To sign up for either of these lists, or to check out other member favorites like Biography and Memoir or Fiction A-Z, head to the NextReads sign-up page and subscribe to as many as you’d like for free! Are you already a subscriber? Let us know your favorite newsletters in the comments. Looking for more personalized recommendations? Fill out this form to have a librarian select items for you based on features of books you’ve already enjoyed. Don’t want to wait for a newsletter? East Greenbush and Schodack residents have access to NoveList, an online recommendation engine for books and audiobooks. Happy reading!

Introducing Canva: Everything You Need in an Image Editor for Free

What is Canva?

Canva is an easy-to-use freemium image editor that can be accessed in any modern browser, without downloading software. One of the best parts about Canva is how many features are available on the free plan, including working with a team. Pro plans offer branding, access to additional templates and stock media, more cloud storage, and a few advanced editing options. The Pro plan is currently $120 per year, which may be worth it if you want a robust feature set to generate images for a small business or club. Take a look at the Canva pricing page to find out more about the features available at different subscription levels. Hot tip: Canva offers free Pro subscriptions for educational and nonprofit institutions.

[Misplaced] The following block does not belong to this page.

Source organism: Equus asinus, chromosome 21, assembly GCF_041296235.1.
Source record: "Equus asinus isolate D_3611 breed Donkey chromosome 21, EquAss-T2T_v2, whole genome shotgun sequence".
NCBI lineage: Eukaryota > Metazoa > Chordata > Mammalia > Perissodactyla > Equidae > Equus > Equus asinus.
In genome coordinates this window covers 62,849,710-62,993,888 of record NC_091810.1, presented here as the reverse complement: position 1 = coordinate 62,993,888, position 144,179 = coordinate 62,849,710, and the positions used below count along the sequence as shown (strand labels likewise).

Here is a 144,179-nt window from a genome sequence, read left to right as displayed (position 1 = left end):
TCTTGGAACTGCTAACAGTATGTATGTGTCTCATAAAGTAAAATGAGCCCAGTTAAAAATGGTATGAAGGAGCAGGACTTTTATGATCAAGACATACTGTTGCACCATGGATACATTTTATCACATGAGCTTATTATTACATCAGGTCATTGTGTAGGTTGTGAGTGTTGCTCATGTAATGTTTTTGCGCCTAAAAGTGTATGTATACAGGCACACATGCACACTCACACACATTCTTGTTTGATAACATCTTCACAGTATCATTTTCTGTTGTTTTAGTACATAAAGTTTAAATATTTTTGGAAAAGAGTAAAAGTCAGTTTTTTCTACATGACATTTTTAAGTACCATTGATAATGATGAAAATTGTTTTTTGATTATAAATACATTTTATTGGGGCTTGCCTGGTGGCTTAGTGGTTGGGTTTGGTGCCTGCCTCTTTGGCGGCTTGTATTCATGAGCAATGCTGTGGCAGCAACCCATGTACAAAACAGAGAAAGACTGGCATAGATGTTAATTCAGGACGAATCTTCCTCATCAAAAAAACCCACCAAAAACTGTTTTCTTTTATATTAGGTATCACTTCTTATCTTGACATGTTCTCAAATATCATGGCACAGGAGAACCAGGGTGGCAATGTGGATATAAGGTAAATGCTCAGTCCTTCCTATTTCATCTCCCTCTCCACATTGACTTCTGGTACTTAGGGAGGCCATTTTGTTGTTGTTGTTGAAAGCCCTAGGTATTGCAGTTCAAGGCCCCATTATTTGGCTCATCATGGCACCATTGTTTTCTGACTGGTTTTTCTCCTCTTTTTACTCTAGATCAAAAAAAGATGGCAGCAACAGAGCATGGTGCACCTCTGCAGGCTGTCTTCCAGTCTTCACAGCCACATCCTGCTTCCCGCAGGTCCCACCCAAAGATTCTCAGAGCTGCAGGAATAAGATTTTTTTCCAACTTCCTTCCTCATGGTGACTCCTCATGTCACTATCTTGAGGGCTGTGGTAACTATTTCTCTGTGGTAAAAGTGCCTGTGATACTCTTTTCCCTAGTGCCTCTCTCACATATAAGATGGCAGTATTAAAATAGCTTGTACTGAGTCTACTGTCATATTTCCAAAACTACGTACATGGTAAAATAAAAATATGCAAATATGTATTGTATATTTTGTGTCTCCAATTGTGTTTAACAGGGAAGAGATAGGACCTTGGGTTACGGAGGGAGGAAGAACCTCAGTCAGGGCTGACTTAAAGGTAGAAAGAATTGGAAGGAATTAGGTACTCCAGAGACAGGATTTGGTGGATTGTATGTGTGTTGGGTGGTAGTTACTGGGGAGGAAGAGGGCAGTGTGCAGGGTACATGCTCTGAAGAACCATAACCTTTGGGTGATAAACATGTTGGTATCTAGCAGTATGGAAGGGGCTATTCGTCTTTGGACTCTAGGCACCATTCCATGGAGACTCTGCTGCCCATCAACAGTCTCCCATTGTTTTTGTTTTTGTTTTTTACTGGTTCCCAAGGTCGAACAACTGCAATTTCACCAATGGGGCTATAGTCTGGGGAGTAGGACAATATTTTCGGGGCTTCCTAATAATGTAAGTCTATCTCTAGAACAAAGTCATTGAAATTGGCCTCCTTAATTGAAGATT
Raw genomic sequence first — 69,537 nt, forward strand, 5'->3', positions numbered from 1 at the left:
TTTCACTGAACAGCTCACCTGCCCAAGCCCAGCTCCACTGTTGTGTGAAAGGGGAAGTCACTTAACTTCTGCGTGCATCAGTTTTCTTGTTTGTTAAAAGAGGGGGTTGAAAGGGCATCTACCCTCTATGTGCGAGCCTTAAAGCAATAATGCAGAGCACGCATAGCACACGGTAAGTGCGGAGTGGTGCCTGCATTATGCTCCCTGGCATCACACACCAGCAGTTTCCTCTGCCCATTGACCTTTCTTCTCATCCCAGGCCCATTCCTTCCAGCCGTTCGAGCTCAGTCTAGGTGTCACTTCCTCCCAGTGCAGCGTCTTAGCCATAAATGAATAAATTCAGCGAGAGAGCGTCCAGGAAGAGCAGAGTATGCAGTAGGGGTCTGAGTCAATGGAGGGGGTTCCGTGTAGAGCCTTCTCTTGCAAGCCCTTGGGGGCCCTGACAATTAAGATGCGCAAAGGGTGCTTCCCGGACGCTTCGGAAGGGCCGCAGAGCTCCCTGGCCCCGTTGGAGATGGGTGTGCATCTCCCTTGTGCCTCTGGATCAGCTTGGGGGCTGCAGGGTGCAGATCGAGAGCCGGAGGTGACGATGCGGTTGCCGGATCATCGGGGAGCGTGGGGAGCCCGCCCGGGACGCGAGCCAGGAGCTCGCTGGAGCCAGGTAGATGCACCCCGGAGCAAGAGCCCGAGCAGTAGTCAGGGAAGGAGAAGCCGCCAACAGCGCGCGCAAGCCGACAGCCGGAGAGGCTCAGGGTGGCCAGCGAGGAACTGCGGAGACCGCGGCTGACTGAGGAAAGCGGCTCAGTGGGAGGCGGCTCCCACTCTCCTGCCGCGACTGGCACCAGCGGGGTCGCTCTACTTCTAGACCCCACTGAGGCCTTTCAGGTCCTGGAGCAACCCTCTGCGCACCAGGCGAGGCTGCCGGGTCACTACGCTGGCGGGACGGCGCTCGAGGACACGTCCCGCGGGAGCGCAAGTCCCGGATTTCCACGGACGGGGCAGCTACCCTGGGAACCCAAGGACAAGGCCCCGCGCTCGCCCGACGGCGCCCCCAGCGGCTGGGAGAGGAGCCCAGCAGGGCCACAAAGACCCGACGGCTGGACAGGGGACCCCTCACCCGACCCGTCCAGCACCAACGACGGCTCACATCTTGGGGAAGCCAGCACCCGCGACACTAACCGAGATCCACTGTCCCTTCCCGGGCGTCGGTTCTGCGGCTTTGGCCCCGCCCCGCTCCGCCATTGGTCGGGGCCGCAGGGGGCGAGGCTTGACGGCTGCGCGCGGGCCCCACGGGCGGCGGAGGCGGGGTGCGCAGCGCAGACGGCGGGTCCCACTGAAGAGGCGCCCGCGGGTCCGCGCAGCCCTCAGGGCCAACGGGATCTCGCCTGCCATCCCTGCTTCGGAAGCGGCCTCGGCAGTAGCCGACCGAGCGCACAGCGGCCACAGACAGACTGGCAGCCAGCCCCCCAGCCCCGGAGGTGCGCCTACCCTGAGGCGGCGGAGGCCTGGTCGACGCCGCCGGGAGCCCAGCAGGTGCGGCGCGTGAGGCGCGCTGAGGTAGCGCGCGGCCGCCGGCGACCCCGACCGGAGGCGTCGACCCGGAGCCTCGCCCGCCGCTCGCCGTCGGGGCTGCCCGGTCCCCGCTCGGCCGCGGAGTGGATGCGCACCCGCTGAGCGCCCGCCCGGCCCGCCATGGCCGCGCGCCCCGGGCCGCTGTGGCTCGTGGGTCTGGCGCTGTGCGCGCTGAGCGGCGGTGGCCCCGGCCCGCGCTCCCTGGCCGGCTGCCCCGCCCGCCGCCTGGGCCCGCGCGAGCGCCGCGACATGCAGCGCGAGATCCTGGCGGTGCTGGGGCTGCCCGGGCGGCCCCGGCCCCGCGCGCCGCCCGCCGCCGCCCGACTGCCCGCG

Why would I need Canva?

Whether you post regularly to social media or just want to create a pretty newsletter for your family once a year, almost everyone can find a reason to use Canva. The intuitive interface makes it easy to create memes, promotional graphics, infographics, presentation slides, invitations, flyers, signs, brochures, videos – you name it! There are plenty of ready-to-use templates, but you can also start creating something from scratch. If you already have an image you want to incorporate into a larger design, you can do that, too!

Canva is especially helpful if you’re not a graphic designer. The built-in templates are perfectly sized for any medium and can be used as-is or provide inspiration for your own design. Drag-and-drop images, fonts, borders, backgrounds, and other elements to create your perfect design. Then download the image in the format of your choice.

Where can I learn more?

Tech-Talk, a resource provided by the East Greenbush Community Library to its members, has created several resources for learning the ins and outs of Canva. Here are a few examples:

Have you used Canva?

If you’ve tried Canva, let us know what you think about it! Do you have an image tool that you love? We’d love to hear about it! Let us know in the comments.

Introducing Biteable: The Best Free Image Resizer